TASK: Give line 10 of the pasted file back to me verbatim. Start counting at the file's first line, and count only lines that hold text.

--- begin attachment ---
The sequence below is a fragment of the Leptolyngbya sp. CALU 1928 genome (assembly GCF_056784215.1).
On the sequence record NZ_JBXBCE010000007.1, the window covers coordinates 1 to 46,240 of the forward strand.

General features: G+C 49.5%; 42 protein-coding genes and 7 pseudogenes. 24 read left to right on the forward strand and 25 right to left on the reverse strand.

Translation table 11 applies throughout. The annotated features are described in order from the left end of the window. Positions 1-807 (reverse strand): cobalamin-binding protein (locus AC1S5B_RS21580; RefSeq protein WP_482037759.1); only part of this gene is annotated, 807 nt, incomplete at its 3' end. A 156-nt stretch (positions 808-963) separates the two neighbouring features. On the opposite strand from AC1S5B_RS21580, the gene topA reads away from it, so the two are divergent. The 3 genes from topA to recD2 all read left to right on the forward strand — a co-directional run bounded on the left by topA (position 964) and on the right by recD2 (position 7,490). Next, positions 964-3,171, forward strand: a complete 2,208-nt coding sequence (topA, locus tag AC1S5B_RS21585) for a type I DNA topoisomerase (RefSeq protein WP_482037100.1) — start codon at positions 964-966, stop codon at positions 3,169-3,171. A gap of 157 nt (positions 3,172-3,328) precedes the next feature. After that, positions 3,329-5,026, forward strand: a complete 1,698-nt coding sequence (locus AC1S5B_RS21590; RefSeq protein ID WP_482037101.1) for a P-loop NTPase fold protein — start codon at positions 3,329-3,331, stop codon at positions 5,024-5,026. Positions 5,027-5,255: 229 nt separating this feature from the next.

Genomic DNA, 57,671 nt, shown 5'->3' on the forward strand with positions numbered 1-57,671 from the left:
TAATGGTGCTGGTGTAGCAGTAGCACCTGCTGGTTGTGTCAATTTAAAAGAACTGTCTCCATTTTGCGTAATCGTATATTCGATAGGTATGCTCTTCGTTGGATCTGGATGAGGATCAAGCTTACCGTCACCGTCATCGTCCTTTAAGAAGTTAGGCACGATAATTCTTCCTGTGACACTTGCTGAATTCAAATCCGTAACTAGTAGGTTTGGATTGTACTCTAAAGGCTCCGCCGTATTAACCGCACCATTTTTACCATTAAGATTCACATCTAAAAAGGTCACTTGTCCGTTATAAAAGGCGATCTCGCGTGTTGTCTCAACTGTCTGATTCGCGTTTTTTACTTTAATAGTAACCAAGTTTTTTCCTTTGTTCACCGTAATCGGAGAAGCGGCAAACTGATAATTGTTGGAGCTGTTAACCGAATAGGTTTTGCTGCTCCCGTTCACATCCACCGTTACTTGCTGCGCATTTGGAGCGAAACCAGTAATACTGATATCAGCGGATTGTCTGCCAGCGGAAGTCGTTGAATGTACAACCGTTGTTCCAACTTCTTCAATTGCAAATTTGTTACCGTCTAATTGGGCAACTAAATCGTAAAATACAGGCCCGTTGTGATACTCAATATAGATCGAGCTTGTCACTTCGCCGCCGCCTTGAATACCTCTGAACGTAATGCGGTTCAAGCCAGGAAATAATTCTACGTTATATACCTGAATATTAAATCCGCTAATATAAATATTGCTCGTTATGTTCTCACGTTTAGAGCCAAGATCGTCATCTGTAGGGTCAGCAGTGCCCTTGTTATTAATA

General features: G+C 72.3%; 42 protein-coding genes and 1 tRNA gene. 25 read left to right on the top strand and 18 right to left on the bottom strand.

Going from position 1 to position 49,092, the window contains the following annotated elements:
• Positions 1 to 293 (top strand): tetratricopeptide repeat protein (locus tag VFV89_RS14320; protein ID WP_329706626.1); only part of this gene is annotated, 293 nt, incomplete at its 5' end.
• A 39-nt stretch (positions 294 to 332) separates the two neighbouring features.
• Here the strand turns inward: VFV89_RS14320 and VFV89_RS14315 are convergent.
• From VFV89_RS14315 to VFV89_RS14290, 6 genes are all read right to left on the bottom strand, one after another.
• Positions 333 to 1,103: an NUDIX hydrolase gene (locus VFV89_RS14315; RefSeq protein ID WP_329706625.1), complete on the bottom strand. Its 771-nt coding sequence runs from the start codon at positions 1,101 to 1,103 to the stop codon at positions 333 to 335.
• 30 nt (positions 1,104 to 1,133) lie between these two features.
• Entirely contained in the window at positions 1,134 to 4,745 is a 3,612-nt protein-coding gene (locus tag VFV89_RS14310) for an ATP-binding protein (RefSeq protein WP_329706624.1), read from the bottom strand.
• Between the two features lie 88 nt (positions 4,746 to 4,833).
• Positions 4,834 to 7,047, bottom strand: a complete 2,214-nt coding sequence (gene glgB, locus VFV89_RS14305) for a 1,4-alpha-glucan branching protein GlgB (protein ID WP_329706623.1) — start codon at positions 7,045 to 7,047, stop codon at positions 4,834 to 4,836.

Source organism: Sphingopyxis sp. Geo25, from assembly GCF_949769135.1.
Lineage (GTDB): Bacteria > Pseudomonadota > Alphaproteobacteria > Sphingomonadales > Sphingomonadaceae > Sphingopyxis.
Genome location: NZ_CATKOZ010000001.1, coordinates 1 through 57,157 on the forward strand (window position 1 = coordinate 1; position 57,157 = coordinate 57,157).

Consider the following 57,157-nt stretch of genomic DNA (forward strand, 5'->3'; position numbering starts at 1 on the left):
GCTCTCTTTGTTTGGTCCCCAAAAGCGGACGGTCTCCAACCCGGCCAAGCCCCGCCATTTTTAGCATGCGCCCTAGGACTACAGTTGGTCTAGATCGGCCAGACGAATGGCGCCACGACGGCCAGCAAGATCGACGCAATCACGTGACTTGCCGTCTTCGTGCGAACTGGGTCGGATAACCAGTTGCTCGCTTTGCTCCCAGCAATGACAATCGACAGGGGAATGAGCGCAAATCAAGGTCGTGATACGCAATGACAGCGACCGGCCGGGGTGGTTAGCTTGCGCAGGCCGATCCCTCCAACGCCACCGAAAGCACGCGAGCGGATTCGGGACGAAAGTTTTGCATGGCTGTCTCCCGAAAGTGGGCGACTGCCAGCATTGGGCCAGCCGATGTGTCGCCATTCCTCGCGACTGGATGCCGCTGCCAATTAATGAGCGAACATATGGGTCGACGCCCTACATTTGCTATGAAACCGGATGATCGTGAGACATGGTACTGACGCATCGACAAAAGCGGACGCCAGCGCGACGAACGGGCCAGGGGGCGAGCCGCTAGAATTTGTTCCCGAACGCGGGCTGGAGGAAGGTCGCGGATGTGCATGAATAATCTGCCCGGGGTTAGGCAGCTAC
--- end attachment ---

• A 39-nt stretch (positions 294 to 332) separates the two neighbouring features.